Despite Charles's complete devotion to Emma, she despises him as she finds him the epitome of all that is dull and common.
Rodolphe Boulanger is a wealthy local man who seduces Emma as one more in a long string of mistresses. Though occasionally charmed by Emma, Rodolphe feels little true emotion towards her. As Emma becomes more and more desperate, Rodolphe loses interest and worries about her lack of caution.
After his decision to escape with Emma, he resigns and feels unable to handle it, especially the existence of her daughter, Berthe.
He leaves Yonville when he despairs of Emma reciprocating his feelings, however the two reconnect after Emma's affair with Rodolphe Boulanger collapses. They begin an affair, which is Emma's second. Monsieur Lheureux is a manipulative and sly merchant who continually convinces people in Yonville to buy goods on credit and borrow money from him.
Having led many small businesspeople into financial ruin to support his business ambitions, Lheureux lends money to Charles and plays Emma masterfully, leading the Bovarys so far into debt as to cause their financial ruin and Emma's suicide. Monsieur Homais is the town pharmacist.
He is vehemently anti-clerical and practices medicine without a license. Though he pretends to befriend Charles, he actively undermines Charles's medical practice by luring away his patients and by setting Charles up to attempt a difficult surgery, which fails and destroys Charles's professional credibility in Yonville. Justin is Monsieur Homais' apprentice and second cousin.
He had been taken into the house on charity and was useful at the same time as a servant. He harbors a crush on Emma. At one point he steals the key to the medical supply room, and Emma tricks him into opening a container of arsenic so she can "kill some rats keeping her awake".
She, however, consumes the arsenic herself, much to his horror and remorse. The setting of the novel is important, first as it applies to Flaubert's realist style and social commentary, and, second, as it relates to the protagonist, Emma.
Francis Steegmuller estimated that the novel begins in October and ends in August This corresponds with the July Monarchy — the reign of Louis Philippe I , who strolled Paris carrying his own umbrella as if to honor an ascendant bourgeois middle class. Much of the time and effort that Flaubert spends detailing the customs of the rural French people shows them aping an urban, emergent middle class. Flaubert strove for an accurate depiction of common life. The account of a county fair in Yonville displays this and dramatizes it by showing the fair in real time counterpoised with a simultaneous intimate interaction behind a window overlooking the fair.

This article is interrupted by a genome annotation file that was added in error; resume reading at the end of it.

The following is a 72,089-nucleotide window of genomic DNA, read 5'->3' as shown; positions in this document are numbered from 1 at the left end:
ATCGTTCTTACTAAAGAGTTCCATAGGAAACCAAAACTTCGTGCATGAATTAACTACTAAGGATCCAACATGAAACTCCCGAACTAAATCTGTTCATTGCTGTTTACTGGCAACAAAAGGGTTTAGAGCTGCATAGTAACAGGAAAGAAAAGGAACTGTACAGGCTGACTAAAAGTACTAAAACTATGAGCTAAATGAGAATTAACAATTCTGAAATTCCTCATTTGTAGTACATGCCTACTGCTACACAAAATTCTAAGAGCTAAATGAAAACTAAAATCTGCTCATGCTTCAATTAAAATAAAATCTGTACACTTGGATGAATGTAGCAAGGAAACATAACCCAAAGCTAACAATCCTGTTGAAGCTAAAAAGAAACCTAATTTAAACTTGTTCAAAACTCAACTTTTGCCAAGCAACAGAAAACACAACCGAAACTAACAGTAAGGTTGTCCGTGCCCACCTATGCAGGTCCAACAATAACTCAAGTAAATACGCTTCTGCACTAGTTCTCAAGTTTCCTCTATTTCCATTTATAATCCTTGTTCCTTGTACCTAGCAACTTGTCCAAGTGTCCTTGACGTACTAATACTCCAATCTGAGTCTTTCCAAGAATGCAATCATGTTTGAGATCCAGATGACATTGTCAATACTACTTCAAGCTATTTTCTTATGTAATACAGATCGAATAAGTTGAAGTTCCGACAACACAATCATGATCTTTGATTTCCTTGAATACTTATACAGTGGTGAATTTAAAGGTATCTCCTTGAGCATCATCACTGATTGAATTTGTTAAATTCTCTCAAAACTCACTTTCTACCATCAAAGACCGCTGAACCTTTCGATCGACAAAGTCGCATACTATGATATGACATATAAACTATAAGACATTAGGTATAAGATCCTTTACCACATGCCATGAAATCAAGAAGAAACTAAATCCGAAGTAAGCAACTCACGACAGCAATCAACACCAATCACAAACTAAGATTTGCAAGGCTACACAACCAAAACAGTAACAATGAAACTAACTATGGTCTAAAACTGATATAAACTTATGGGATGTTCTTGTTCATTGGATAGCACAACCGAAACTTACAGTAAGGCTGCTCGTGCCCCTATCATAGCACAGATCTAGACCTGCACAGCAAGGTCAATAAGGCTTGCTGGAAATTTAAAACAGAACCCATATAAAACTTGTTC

Flaubert knew the regional setting, the place of his birth and youth, in and around the city of Rouen in Normandy. His faithfulness to the mundane elements of country life has garnered the book its reputation as the beginning of the movement known as literary realism.
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Flaubert's capture of the commonplace in his setting contrasts with the yearnings of his protagonist. The practicalities of common life foil Emma's romantic fantasies. Flaubert uses this juxtaposition to reflect both setting and character. Emma becomes more capricious and ludicrous in the light of everyday reality. Yet her yearnings magnify the self-important banality of the local people.
Emma, though impractical, and with her provincial education lacking and unformed, still reflects a hopefulness regarding beauty and greatness that seems absent in the bourgeois class. The book was in some ways inspired by the life of a schoolfriend of the author who became a doctor. Flaubert's friend and mentor, Louis Bouilhet , had suggested to him that this might be a suitably "down-to earth" subject for a novel and that Flaubert should attempt to write in a "natural way," without digressions.